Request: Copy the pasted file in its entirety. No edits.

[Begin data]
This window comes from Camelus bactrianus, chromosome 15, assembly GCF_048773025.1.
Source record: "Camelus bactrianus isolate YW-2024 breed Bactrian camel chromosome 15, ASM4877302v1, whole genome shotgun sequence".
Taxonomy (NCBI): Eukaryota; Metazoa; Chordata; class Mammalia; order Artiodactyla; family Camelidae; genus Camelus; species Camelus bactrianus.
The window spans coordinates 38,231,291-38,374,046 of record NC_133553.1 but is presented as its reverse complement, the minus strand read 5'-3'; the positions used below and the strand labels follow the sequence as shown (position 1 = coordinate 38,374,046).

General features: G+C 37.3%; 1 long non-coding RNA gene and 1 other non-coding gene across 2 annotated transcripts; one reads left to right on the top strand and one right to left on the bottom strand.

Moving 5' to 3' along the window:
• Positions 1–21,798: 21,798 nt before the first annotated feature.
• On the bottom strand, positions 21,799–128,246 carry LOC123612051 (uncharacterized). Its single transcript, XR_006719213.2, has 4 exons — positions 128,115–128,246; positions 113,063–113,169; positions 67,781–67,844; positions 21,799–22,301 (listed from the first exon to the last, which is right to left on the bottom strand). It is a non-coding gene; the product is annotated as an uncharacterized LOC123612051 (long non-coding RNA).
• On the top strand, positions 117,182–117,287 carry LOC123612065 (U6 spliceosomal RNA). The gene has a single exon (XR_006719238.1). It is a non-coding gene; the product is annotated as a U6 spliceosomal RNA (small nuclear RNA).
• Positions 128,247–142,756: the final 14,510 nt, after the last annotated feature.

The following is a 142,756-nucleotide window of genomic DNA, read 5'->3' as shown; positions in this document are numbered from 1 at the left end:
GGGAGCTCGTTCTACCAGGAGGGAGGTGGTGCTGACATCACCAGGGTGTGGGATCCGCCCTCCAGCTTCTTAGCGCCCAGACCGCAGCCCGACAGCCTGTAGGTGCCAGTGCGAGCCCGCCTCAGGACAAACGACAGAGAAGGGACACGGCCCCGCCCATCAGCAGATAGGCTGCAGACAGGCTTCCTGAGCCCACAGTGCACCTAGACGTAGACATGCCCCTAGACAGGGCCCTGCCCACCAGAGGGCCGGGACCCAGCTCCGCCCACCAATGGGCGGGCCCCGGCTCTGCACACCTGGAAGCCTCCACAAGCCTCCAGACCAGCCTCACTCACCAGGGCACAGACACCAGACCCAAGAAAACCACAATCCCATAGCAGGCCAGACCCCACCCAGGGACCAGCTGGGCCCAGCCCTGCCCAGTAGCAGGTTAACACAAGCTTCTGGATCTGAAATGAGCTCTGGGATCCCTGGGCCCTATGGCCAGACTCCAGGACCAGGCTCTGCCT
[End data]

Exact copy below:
This window comes from Camelus bactrianus, chromosome 15, assembly GCF_048773025.1.
Source record: "Camelus bactrianus isolate YW-2024 breed Bactrian camel chromosome 15, ASM4877302v1, whole genome shotgun sequence".
Taxonomy (NCBI): Eukaryota; Metazoa; Chordata; class Mammalia; order Artiodactyla; family Camelidae; genus Camelus; species Camelus bactrianus.
The window spans coordinates 38,231,291-38,374,046 of record NC_133553.1 but is presented as its reverse complement, the minus strand read 5'-3'; the positions used below and the strand labels follow the sequence as shown (position 1 = coordinate 38,374,046).

General features: G+C 37.3%; 1 long non-coding RNA gene and 1 other non-coding gene across 2 annotated transcripts; one reads left to right on the top strand and one right to left on the bottom strand.

Moving 5' to 3' along the window:
• Positions 1–21,798: 21,798 nt before the first annotated feature.
• On the bottom strand, positions 21,799–128,246 carry LOC123612051 (uncharacterized). Its single transcript, XR_006719213.2, has 4 exons — positions 128,115–128,246; positions 113,063–113,169; positions 67,781–67,844; positions 21,799–22,301 (listed from the first exon to the last, which is right to left on the bottom strand). It is a non-coding gene; the product is annotated as an uncharacterized LOC123612051 (long non-coding RNA).
• On the top strand, positions 117,182–117,287 carry LOC123612065 (U6 spliceosomal RNA). The gene has a single exon (XR_006719238.1). It is a non-coding gene; the product is annotated as a U6 spliceosomal RNA (small nuclear RNA).
• Positions 128,247–142,756: the final 14,510 nt, after the last annotated feature.

The following is a 142,756-nucleotide window of genomic DNA, read 5'->3' as shown; positions in this document are numbered from 1 at the left end:
GGGAGCTCGTTCTACCAGGAGGGAGGTGGTGCTGACATCACCAGGGTGTGGGATCCGCCCTCCAGCTTCTTAGCGCCCAGACCGCAGCCCGACAGCCTGTAGGTGCCAGTGCGAGCCCGCCTCAGGACAAACGACAGAGAAGGGACACGGCCCCGCCCATCAGCAGATAGGCTGCAGACAGGCTTCCTGAGCCCACAGTGCACCTAGACGTAGACATGCCCCTAGACAGGGCCCTGCCCACCAGAGGGCCGGGACCCAGCTCCGCCCACCAATGGGCGGGCCCCGGCTCTGCACACCTGGAAGCCTCCACAAGCCTCCAGACCAGCCTCACTCACCAGGGCACAGACACCAGACCCAAGAAAACCACAATCCCATAGCAGGCCAGACCCCACCCAGGGACCAGCTGGGCCCAGCCCTGCCCAGTAGCAGGTTAACACAAGCTTCTGGATCTGAAATGAGCTCTGGGATCCCTGGGCCCTATGGCCAGACTCCAGGACCAGGCTCTGCCT